Famed for being cute and cuddly, rabbits quite rightly hop into third place when it comes to Britain’s favourite pets. I myself am allergic, but that doesn’t stop me wishing I wasn’t when I see how friendly they can be.
Rabbits are naturally sociable, and many treat their owners with as much affection as dogs or cats do. This made the news that 75% of pet rabbits aren’t being properly cared for by their owners particularly hard to take in.
According to recent findings, most rabbits are kept in cramped hutches and fed the wrong diet for their delicate digestive system. Vets are also reporting that they see many rabbits which are bored and unhappy, often suffering from obesity or rotting teeth.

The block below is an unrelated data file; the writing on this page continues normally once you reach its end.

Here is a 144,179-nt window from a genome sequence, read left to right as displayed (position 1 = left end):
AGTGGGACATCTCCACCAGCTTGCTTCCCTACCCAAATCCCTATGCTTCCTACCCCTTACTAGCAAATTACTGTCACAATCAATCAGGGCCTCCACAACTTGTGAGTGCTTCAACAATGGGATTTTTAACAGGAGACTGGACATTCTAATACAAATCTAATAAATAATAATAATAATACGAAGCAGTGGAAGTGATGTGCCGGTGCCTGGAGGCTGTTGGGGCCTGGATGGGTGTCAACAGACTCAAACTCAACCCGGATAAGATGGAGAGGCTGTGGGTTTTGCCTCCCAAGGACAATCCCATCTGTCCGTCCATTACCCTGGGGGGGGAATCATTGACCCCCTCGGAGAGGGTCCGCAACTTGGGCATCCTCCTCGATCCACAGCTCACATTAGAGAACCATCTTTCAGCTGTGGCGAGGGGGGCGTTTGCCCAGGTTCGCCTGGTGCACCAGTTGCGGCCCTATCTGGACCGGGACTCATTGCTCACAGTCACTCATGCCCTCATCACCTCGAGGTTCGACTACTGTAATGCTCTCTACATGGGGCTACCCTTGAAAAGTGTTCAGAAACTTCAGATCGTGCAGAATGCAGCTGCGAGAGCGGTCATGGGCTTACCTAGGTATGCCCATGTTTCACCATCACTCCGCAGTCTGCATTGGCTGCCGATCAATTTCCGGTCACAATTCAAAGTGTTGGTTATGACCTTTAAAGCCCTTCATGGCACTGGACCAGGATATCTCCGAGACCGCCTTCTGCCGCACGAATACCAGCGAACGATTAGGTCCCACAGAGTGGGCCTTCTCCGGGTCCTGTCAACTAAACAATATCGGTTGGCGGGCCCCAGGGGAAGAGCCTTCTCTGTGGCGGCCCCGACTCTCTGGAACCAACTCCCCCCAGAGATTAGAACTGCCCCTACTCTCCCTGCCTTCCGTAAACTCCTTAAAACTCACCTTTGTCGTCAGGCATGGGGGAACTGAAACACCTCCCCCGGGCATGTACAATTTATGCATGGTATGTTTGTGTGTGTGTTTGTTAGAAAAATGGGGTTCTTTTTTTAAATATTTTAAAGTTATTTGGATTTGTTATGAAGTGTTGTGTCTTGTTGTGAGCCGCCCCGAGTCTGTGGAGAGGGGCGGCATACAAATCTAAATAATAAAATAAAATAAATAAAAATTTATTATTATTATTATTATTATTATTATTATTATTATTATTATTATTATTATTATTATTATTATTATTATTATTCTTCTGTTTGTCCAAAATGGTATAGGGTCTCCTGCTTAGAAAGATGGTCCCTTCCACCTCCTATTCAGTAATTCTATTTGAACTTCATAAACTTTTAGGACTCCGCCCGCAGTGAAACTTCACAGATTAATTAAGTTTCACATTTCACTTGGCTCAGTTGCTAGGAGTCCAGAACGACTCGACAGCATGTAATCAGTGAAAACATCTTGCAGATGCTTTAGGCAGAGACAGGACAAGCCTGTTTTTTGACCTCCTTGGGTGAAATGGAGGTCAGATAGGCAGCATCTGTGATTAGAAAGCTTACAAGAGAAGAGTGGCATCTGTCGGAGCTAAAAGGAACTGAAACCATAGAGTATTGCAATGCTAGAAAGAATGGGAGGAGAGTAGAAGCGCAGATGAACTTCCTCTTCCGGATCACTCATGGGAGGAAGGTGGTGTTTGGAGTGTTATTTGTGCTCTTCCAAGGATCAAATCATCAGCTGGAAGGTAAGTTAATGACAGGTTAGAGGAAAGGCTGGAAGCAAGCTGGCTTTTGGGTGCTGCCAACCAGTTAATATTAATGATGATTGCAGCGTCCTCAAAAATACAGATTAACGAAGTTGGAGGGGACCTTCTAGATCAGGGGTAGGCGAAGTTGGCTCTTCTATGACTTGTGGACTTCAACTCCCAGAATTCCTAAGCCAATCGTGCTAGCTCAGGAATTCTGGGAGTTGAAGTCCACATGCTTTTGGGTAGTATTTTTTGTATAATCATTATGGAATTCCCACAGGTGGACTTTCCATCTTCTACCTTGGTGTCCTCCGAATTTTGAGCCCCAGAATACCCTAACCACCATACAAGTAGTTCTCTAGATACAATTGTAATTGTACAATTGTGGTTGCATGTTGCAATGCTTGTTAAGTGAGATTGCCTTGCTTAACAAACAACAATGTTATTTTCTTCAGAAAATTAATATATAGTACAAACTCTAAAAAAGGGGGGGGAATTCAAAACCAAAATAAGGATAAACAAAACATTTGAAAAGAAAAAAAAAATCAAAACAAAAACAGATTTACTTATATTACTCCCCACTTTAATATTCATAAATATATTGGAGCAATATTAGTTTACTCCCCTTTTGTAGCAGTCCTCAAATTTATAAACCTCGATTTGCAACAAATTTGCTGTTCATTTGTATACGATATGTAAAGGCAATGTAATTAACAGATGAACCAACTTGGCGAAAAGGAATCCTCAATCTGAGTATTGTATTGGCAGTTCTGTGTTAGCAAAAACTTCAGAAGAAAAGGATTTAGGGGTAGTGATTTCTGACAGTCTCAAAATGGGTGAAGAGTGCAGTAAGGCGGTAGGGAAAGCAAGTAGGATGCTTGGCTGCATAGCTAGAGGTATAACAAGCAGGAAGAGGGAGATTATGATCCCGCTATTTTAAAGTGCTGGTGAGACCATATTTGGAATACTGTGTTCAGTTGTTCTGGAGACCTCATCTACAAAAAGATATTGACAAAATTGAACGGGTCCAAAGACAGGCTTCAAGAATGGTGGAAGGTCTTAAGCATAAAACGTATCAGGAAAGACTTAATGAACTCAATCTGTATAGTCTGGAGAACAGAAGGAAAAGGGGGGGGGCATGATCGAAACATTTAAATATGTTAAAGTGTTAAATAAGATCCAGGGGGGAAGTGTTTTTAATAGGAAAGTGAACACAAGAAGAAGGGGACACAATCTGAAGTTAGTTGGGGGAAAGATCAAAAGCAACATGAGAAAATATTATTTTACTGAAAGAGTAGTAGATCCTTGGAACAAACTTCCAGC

It is thought that this problem is largely due to misconceptions about the care rabbits require and poor advice from shop assistants in pet shops.
Rabbits need daily attention and often become lonely or bored in a cramped hutch at the bottom of the garden. Many are also feeding them the wrong type of diet, and forgetting that there are many foods that rabbits just cannot digest. This is leaving many uncomfortable, unhappy and perhaps the saddest of all – forgotten about.
Many people are also not told of the costs of rabbits before buying. Rabbits require vaccinations to ward off common illnesses and regular vet check-ups to ensure their teeth, claws and digestive systems are in check, which is usually not considered when people are first buying a pet. This can be costly, and I cannot help but worry that rabbits aren’t getting the proper care because people do not want to spend money on pet insurance to reduce vet bills.
Pet shops need to start warning people about the real costs and responsibility involved in pet rabbits. It takes some money and a lot of time to properly care for a rabbit – so please read up before bringing one home.